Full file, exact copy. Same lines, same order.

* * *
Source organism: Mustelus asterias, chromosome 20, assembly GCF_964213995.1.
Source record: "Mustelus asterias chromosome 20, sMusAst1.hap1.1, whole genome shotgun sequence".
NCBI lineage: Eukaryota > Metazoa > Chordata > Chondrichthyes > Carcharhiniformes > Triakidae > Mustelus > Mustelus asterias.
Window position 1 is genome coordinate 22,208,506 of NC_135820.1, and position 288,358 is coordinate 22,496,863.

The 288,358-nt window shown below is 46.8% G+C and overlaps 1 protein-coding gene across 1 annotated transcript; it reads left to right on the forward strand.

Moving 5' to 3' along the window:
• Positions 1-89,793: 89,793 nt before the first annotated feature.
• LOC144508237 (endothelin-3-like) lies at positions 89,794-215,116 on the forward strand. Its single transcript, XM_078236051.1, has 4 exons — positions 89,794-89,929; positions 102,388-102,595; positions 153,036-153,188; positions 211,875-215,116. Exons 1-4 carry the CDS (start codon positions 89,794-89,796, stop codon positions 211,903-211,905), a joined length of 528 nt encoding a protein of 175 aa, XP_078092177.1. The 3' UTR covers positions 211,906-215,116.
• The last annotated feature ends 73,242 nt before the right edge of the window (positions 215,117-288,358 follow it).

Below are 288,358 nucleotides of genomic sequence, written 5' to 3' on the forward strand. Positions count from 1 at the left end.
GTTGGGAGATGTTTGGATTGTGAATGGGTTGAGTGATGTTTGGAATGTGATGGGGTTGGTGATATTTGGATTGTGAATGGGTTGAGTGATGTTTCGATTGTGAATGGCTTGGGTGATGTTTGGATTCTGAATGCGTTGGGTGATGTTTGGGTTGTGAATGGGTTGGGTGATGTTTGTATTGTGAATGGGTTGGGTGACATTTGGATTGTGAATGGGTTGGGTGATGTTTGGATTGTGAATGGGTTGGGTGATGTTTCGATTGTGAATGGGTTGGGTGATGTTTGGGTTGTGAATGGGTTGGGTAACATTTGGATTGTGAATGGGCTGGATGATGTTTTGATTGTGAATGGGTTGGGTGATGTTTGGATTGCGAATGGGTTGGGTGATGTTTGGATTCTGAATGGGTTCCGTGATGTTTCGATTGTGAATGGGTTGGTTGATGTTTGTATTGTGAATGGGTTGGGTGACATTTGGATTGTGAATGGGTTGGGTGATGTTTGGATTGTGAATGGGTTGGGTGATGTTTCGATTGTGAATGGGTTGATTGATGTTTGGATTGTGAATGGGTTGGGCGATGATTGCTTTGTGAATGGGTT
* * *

Source organism: Mustelus asterias, chromosome 20, assembly GCF_964213995.1.
Source record: "Mustelus asterias chromosome 20, sMusAst1.hap1.1, whole genome shotgun sequence".
NCBI lineage: Eukaryota > Metazoa > Chordata > Chondrichthyes > Carcharhiniformes > Triakidae > Mustelus > Mustelus asterias.
Window position 1 is genome coordinate 22,208,506 of NC_135820.1, and position 288,358 is coordinate 22,496,863.

The 288,358-nt window shown below is 46.8% G+C and overlaps 1 protein-coding gene across 1 annotated transcript; it reads left to right on the forward strand.

Moving 5' to 3' along the window:
• Positions 1-89,793: 89,793 nt before the first annotated feature.
• LOC144508237 (endothelin-3-like) lies at positions 89,794-215,116 on the forward strand. Its single transcript, XM_078236051.1, has 4 exons — positions 89,794-89,929; positions 102,388-102,595; positions 153,036-153,188; positions 211,875-215,116. Exons 1-4 carry the CDS (start codon positions 89,794-89,796, stop codon positions 211,903-211,905), a joined length of 528 nt encoding a protein of 175 aa, XP_078092177.1. The 3' UTR covers positions 211,906-215,116.
• The last annotated feature ends 73,242 nt before the right edge of the window (positions 215,117-288,358 follow it).

Below are 288,358 nucleotides of genomic sequence, written 5' to 3' on the forward strand. Positions count from 1 at the left end.
GTTGGGAGATGTTTGGATTGTGAATGGGTTGAGTGATGTTTGGAATGTGATGGGGTTGGTGATATTTGGATTGTGAATGGGTTGAGTGATGTTTCGATTGTGAATGGCTTGGGTGATGTTTGGATTCTGAATGCGTTGGGTGATGTTTGGGTTGTGAATGGGTTGGGTGATGTTTGTATTGTGAATGGGTTGGGTGACATTTGGATTGTGAATGGGTTGGGTGATGTTTGGATTGTGAATGGGTTGGGTGATGTTTCGATTGTGAATGGGTTGGGTGATGTTTGGGTTGTGAATGGGTTGGGTAACATTTGGATTGTGAATGGGCTGGATGATGTTTTGATTGTGAATGGGTTGGGTGATGTTTGGATTGCGAATGGGTTGGGTGATGTTTGGATTCTGAATGGGTTCCGTGATGTTTCGATTGTGAATGGGTTGGTTGATGTTTGTATTGTGAATGGGTTGGGTGACATTTGGATTGTGAATGGGTTGGGTGATGTTTGGATTGTGAATGGGTTGGGTGATGTTTCGATTGTGAATGGGTTGATTGATGTTTGGATTGTGAATGGGTTGGGCGATGATTGCTTTGTGAATGGGTT